Diadem wrote:or if they will attempt to cease power for themselves.
Cease power! Seize fire!
It does seem a bit odd to me though that the military
would be the guardian of democracy.
How does that work?
Perhaps the better question is why
does that continue to work?
Thanks for the correction! I never consciously realized those were different words. Huh.
Anyway, it works, or at least has worked in the past, because tradition is often much stronger than law.
Some background from The Atlantic
, which I'm quoting verbatim since the link is to a live-blog so I don't know how long this text will remain on it.
News of a coup in Turkey came as a surprise to the world, but not as great a surprise as it might have been in some countries. In the second half of the 20th century, the nation fell into a pattern of semi-regular military coups, and by that rhythm, it was in fact overdue. Previous coups came in in 1960, 1971, 1980, and 1997, so that the 19-year gap between the last uprising and today was notably long.
Modern Turkey was founded by Mustafa Kemal, a general in the Turkish Army who was later formally granted the surname “Ataturk,” or father of the Turks. Ataturk set about an aggressive program of modernizing and “Westernizing” the country, pushing religion to the margins, banning certain apparel like headscarves and fezes, and converting Turkish from Arabic to Latin script. But that secularism has always remained tenuous. Many Turks, especially rural ones, are religious, and not all of the reforms have remained popular.
The military has long seen its role as safeguarding Ataturk’s secularist agenda, and when it worries the government is shifting too far away, it has tended to take action. The first coup, in 1960, was a response to two currents: Prime Minister Adnan Menderes was both making overtures to Moscow and opening up to religion, reopening shuttered mosques, allowing the call to prayer to be sung in Arabic and more. A few dozen officers launched a coup in May 1960. Menderes was executed the following year after being convicted of violating the constitution.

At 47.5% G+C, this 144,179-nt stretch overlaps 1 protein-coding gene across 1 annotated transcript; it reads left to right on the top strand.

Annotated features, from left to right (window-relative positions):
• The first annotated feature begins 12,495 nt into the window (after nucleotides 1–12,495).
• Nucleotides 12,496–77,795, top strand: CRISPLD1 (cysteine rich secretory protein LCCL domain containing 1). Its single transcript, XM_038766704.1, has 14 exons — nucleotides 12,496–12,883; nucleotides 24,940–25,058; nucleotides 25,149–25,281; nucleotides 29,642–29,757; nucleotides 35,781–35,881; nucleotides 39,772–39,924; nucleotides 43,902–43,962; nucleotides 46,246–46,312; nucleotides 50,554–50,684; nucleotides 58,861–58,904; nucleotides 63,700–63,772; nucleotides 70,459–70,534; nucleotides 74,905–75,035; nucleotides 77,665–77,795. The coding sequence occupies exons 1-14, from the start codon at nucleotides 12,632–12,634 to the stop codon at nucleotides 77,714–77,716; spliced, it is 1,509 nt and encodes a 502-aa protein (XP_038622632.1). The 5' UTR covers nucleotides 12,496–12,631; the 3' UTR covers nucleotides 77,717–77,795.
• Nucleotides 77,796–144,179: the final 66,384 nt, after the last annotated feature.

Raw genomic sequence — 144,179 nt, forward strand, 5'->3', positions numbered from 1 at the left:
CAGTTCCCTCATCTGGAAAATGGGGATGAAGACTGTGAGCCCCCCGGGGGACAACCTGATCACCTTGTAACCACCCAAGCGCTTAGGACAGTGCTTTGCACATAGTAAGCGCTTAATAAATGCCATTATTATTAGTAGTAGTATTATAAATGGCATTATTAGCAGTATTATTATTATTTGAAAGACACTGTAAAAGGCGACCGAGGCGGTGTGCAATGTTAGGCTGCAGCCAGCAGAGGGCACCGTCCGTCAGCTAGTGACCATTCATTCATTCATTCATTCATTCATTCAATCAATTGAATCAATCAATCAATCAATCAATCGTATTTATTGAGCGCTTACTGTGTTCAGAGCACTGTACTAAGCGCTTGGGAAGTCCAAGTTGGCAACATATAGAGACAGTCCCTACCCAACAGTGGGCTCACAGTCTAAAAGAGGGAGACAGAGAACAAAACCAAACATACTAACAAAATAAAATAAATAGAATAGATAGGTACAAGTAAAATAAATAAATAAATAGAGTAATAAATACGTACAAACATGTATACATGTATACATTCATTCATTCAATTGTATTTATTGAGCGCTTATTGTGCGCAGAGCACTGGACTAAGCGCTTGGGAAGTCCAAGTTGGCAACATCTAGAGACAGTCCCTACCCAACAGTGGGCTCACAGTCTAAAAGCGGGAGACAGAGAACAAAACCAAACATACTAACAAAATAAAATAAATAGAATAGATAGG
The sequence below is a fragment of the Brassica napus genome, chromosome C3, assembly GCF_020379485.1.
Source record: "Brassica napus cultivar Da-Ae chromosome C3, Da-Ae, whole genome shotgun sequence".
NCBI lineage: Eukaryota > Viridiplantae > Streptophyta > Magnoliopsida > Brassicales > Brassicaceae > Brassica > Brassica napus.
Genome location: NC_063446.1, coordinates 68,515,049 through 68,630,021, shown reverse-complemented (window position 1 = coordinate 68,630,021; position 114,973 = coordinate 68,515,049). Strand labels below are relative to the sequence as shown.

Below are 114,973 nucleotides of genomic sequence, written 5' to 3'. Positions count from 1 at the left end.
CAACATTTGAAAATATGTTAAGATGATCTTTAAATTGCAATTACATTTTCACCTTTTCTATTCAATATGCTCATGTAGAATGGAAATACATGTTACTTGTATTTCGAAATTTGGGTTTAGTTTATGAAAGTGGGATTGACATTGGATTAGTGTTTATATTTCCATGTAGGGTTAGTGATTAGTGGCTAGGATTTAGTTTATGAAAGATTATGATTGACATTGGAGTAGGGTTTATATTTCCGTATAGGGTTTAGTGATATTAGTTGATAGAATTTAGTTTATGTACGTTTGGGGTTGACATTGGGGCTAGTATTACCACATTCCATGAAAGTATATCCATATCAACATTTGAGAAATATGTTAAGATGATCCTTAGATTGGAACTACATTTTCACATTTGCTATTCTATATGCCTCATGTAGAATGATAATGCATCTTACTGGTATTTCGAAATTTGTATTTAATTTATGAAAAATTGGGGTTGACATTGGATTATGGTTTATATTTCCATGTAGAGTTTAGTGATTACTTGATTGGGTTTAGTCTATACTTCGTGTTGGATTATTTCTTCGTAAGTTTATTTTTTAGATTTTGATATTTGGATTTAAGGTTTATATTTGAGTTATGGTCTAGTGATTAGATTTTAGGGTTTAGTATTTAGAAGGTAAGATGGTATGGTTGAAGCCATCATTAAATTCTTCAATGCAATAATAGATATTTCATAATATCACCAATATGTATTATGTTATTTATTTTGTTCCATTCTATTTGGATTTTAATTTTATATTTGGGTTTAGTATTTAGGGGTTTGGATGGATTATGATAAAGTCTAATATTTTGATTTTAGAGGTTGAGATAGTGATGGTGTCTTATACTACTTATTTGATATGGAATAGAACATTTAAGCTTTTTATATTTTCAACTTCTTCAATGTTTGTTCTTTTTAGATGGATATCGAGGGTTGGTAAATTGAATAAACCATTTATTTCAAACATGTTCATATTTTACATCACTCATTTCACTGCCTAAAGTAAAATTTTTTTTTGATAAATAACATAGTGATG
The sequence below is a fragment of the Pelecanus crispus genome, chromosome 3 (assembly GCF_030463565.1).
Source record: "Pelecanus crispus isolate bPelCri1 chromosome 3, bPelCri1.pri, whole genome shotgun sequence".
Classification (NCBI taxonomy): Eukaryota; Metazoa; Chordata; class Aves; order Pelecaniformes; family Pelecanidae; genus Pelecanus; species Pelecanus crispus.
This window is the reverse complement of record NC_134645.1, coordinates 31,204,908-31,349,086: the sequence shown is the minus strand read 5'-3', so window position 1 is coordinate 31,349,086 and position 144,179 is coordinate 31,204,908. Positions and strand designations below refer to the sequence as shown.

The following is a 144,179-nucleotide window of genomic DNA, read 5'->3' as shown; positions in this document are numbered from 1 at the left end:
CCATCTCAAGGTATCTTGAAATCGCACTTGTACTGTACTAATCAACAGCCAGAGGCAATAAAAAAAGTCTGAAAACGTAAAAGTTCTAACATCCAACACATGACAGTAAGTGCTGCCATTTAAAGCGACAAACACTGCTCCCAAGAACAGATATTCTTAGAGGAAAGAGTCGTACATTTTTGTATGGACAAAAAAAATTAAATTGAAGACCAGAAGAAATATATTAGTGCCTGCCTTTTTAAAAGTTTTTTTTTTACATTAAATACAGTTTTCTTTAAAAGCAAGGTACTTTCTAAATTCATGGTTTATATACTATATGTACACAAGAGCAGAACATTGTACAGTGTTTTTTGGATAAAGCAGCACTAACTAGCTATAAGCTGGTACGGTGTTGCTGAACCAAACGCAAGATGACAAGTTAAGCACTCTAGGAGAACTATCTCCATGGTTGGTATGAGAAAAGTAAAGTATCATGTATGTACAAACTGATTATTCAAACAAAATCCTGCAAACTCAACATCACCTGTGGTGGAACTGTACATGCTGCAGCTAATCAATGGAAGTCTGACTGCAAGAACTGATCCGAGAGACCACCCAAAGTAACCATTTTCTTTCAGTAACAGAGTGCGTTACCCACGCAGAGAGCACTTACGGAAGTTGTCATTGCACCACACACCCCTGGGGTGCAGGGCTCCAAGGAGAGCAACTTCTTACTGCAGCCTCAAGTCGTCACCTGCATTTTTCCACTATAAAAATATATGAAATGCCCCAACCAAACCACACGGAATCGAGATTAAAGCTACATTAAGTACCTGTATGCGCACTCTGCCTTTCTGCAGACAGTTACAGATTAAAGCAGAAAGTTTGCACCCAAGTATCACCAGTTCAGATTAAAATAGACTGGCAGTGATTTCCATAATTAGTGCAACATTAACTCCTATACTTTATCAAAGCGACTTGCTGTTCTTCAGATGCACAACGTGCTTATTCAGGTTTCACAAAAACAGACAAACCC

The military relinquished control to civilians in 1965, when Süleyman Demirel was elected. But by 1971, growing unrest had emboldened Islamists, and the military again stepped in. This time, it did not launch tanks but instead delivered an ultimatum to Demirel, demanding “the formation, within the context of democratic principles, of a strong and credible government, which will neutralize the current anarchical situation and which, inspired by Atatürk's views, will implement the reformist laws envisaged by the constitution.” Demirel resigned; the military did not directly take control.
Nine years later, amid continued instability, the military again intervened, this time seizing power and holding it for three years. There followed a period of relative political stability. But in 1997, generals decided to depose Prime Minister Necmettin Erbakan, the head of an Islamist party. The military again enacted a coup by memo, forcing Erbakan’s resignation and banning him from politics.
Turkey has thus occupied a strange position in world politics: Although it is prone to coups d’etat, Western governments have often cheered the coups on, with varying degrees of enthusiasm, because they are in the service of a secular agenda. Periodic deposition of democratically leaders has, somewhat paradoxically, been treated as a small price to pay for ensuring liberalism.
Already, some analysts are shruggingly embracing the latest coup as a way to rid the country of the increasingly autocratic President Recep Tayyip Erdogan. But what is not clear yet in the latest coup is whether it fits the same pattern of secular Kemalists clamping down on Islamism. There is speculation that the coup’s leaders may in fact be loyal to Fethullah Gulen, an enigmatic Muslim leader who’s currently in exile in Pennsylvania—that’s certainly what Erdogan claimed in his FaceTime address to the nation. Gulen is a former Erdogan ally who was essential to his rise, but the men have since broken. Whether Western leaders would be as eager to embrace a Gulenist coup as a Kemalist coup is unclear, though concerns about how Turkish instability could affect the civil war in Syria might render that question irrelevant: For outsiders, any leaders—whether Gulenist or Kemalist—may be preferable to ISIS.
Remember that 'democracy' doesn't just mean 'tyranny of the majority'. Democracy also means rule of law, protection of minorities, human rights, important freedom, etc. So a military stepping in to protect core democratic values is strange, but not self-contradictory.